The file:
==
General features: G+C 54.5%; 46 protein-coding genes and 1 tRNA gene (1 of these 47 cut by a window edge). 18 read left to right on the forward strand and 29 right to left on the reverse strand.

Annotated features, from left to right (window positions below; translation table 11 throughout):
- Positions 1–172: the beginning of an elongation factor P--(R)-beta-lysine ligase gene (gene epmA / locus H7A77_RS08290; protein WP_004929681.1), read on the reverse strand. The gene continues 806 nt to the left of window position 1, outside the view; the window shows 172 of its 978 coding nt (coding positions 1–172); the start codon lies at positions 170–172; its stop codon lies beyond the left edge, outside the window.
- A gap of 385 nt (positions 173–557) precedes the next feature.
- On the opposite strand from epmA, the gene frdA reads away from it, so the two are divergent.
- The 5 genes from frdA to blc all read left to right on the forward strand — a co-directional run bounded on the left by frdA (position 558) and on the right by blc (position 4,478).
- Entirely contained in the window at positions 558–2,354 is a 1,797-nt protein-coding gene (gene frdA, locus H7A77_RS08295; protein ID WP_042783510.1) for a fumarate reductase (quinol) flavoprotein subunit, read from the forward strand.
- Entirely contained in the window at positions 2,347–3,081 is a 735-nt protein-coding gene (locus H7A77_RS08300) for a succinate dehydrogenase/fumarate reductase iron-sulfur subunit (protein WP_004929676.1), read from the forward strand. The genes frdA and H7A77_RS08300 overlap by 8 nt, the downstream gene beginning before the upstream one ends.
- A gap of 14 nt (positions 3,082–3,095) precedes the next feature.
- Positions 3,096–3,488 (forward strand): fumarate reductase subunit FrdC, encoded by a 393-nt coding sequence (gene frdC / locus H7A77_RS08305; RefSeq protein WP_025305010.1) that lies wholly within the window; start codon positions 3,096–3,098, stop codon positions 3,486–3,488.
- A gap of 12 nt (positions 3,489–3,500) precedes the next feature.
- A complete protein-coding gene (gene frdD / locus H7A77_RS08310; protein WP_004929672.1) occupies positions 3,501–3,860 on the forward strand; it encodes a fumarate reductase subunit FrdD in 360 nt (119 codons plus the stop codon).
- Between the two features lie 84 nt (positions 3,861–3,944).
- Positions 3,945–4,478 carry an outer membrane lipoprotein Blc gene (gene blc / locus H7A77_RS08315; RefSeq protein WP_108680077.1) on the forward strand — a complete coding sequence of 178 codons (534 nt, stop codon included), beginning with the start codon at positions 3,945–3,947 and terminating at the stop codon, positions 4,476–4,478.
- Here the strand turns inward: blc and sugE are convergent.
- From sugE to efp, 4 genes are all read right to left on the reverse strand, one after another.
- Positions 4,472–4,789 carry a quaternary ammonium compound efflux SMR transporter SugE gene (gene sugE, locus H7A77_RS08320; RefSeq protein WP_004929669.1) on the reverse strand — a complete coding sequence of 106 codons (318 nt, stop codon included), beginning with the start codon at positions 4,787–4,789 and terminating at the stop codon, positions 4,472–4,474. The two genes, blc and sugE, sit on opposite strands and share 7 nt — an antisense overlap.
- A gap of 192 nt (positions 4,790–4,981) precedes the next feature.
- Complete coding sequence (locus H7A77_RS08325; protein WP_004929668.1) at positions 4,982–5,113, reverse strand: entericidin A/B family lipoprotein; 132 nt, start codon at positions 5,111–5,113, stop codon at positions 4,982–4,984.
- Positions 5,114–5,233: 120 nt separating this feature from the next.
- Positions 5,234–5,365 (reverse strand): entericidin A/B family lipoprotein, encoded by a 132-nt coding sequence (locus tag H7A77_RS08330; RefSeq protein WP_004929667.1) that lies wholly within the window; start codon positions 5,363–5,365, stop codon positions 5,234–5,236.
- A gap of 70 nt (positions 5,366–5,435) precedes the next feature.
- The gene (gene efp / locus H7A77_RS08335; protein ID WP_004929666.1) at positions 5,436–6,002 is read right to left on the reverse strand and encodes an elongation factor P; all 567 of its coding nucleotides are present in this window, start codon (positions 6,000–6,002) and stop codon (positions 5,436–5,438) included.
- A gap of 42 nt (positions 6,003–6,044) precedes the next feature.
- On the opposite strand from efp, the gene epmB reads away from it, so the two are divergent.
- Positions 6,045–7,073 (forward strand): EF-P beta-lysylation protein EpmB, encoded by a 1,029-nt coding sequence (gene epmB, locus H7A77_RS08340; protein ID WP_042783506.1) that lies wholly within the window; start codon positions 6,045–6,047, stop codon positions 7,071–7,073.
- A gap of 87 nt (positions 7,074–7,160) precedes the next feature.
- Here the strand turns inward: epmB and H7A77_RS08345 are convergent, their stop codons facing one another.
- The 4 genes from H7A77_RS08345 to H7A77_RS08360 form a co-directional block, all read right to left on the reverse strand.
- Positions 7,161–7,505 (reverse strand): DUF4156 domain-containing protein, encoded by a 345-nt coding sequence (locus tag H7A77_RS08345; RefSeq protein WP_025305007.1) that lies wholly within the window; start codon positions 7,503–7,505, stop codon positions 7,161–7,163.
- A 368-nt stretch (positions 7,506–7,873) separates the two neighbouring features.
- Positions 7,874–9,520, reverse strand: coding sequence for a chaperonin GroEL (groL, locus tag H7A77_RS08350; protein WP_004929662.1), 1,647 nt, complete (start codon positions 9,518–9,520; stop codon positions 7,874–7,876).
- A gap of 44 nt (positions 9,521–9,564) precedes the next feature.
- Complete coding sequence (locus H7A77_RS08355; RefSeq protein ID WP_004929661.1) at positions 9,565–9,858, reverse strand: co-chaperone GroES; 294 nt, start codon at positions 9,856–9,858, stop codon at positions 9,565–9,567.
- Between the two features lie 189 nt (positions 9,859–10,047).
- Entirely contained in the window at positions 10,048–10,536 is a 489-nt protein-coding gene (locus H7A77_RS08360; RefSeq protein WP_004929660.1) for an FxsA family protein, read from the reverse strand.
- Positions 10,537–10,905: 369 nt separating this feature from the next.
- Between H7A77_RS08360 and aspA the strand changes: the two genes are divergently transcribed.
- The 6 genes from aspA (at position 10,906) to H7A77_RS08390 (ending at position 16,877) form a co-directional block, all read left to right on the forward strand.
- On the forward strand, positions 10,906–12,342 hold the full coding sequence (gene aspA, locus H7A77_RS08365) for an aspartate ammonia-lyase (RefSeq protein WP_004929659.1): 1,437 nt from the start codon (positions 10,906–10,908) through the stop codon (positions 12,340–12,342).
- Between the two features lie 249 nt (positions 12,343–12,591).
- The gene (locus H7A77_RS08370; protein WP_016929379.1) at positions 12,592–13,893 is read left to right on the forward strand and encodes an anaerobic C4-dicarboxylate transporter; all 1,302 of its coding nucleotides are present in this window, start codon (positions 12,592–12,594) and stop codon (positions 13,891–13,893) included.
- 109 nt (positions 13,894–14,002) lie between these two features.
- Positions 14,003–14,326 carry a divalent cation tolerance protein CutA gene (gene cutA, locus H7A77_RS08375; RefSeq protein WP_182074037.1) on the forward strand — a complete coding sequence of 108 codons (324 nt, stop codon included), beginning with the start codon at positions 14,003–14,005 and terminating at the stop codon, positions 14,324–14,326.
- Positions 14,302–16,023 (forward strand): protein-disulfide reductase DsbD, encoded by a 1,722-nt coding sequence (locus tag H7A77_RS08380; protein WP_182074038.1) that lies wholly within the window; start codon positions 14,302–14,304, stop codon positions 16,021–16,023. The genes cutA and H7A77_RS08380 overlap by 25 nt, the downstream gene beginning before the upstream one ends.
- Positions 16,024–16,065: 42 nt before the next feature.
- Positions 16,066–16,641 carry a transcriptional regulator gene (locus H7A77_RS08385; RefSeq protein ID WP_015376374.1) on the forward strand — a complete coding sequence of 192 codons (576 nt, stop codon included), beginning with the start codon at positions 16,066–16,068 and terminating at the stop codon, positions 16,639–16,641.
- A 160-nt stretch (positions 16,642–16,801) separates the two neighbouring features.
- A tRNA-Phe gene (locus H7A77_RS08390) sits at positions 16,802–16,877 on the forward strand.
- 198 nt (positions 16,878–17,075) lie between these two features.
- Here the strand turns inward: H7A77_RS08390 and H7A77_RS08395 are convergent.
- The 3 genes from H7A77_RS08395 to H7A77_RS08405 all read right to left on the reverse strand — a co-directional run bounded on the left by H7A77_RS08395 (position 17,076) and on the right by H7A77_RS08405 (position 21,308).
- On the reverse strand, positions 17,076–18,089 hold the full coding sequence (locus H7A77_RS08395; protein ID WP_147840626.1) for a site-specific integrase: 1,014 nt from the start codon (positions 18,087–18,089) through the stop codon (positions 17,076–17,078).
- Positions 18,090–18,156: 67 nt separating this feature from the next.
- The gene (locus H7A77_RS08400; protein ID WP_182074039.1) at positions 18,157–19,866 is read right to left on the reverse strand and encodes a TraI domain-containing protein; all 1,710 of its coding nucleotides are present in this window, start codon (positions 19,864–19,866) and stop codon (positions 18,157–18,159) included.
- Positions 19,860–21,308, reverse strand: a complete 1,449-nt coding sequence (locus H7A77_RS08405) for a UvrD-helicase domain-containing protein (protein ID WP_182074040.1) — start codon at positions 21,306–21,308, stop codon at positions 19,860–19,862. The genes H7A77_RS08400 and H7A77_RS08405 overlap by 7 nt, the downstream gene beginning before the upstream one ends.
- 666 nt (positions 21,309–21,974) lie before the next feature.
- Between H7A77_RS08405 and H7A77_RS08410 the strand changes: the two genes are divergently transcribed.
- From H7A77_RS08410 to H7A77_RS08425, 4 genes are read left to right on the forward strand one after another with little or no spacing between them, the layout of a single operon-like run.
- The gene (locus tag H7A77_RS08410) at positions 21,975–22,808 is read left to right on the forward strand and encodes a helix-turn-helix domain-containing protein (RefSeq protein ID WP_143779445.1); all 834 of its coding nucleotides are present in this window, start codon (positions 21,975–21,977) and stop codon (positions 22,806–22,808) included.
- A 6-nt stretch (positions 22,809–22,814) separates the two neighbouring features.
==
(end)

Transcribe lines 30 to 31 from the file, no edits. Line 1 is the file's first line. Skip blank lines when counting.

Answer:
- Positions 7,161–7,505 (reverse strand): DUF4156 domain-containing protein, encoded by a 345-nt coding sequence (locus tag H7A77_RS08345; RefSeq protein WP_025305007.1) that lies wholly within the window; start codon positions 7,503–7,505, stop codon positions 7,161–7,163.
- A 368-nt stretch (positions 7,506–7,873) separates the two neighbouring features.